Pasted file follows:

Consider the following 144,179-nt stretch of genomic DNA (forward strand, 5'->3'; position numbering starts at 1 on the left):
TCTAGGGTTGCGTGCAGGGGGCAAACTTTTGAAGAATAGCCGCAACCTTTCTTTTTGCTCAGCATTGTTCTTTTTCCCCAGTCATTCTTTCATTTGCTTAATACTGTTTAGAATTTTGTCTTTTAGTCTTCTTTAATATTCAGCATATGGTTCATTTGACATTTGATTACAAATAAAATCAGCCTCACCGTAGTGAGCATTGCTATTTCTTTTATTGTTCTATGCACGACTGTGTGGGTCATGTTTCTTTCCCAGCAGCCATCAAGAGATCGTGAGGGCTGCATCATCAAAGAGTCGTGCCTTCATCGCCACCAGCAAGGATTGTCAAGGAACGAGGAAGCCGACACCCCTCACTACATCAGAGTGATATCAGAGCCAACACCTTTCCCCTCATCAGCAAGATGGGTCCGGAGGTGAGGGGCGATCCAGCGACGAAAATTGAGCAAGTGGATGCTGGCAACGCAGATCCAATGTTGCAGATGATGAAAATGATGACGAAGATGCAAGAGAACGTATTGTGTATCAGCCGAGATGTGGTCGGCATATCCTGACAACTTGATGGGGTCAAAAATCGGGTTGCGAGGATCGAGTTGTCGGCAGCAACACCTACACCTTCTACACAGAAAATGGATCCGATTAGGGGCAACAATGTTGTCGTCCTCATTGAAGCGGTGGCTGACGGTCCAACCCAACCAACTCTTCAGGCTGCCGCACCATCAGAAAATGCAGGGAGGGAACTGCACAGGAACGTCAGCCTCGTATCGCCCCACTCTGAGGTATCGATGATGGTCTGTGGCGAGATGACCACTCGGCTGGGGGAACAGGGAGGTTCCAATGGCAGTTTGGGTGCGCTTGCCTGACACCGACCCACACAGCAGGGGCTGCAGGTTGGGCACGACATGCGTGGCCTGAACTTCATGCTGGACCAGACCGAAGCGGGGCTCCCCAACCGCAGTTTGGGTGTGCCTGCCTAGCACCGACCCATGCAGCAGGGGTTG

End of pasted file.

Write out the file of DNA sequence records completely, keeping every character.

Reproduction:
Consider the following 144,179-nt stretch of genomic DNA (forward strand, 5'->3'; position numbering starts at 1 on the left):
TCTAGGGTTGCGTGCAGGGGGCAAACTTTTGAAGAATAGCCGCAACCTTTCTTTTTGCTCAGCATTGTTCTTTTTCCCCAGTCATTCTTTCATTTGCTTAATACTGTTTAGAATTTTGTCTTTTAGTCTTCTTTAATATTCAGCATATGGTTCATTTGACATTTGATTACAAATAAAATCAGCCTCACCGTAGTGAGCATTGCTATTTCTTTTATTGTTCTATGCACGACTGTGTGGGTCATGTTTCTTTCCCAGCAGCCATCAAGAGATCGTGAGGGCTGCATCATCAAAGAGTCGTGCCTTCATCGCCACCAGCAAGGATTGTCAAGGAACGAGGAAGCCGACACCCCTCACTACATCAGAGTGATATCAGAGCCAACACCTTTCCCCTCATCAGCAAGATGGGTCCGGAGGTGAGGGGCGATCCAGCGACGAAAATTGAGCAAGTGGATGCTGGCAACGCAGATCCAATGTTGCAGATGATGAAAATGATGACGAAGATGCAAGAGAACGTATTGTGTATCAGCCGAGATGTGGTCGGCATATCCTGACAACTTGATGGGGTCAAAAATCGGGTTGCGAGGATCGAGTTGTCGGCAGCAACACCTACACCTTCTACACAGAAAATGGATCCGATTAGGGGCAACAATGTTGTCGTCCTCATTGAAGCGGTGGCTGACGGTCCAACCCAACCAACTCTTCAGGCTGCCGCACCATCAGAAAATGCAGGGAGGGAACTGCACAGGAACGTCAGCCTCGTATCGCCCCACTCTGAGGTATCGATGATGGTCTGTGGCGAGATGACCACTCGGCTGGGGGAACAGGGAGGTTCCAATGGCAGTTTGGGTGCGCTTGCCTGACACCGACCCACACAGCAGGGGCTGCAGGTTGGGCACGACATGCGTGGCCTGAACTTCATGCTGGACCAGACCGAAGCGGGGCTCCCCAACCGCAGTTTGGGTGTGCCTGCCTAGCACCGACCCATGCAGCAGGGGTTG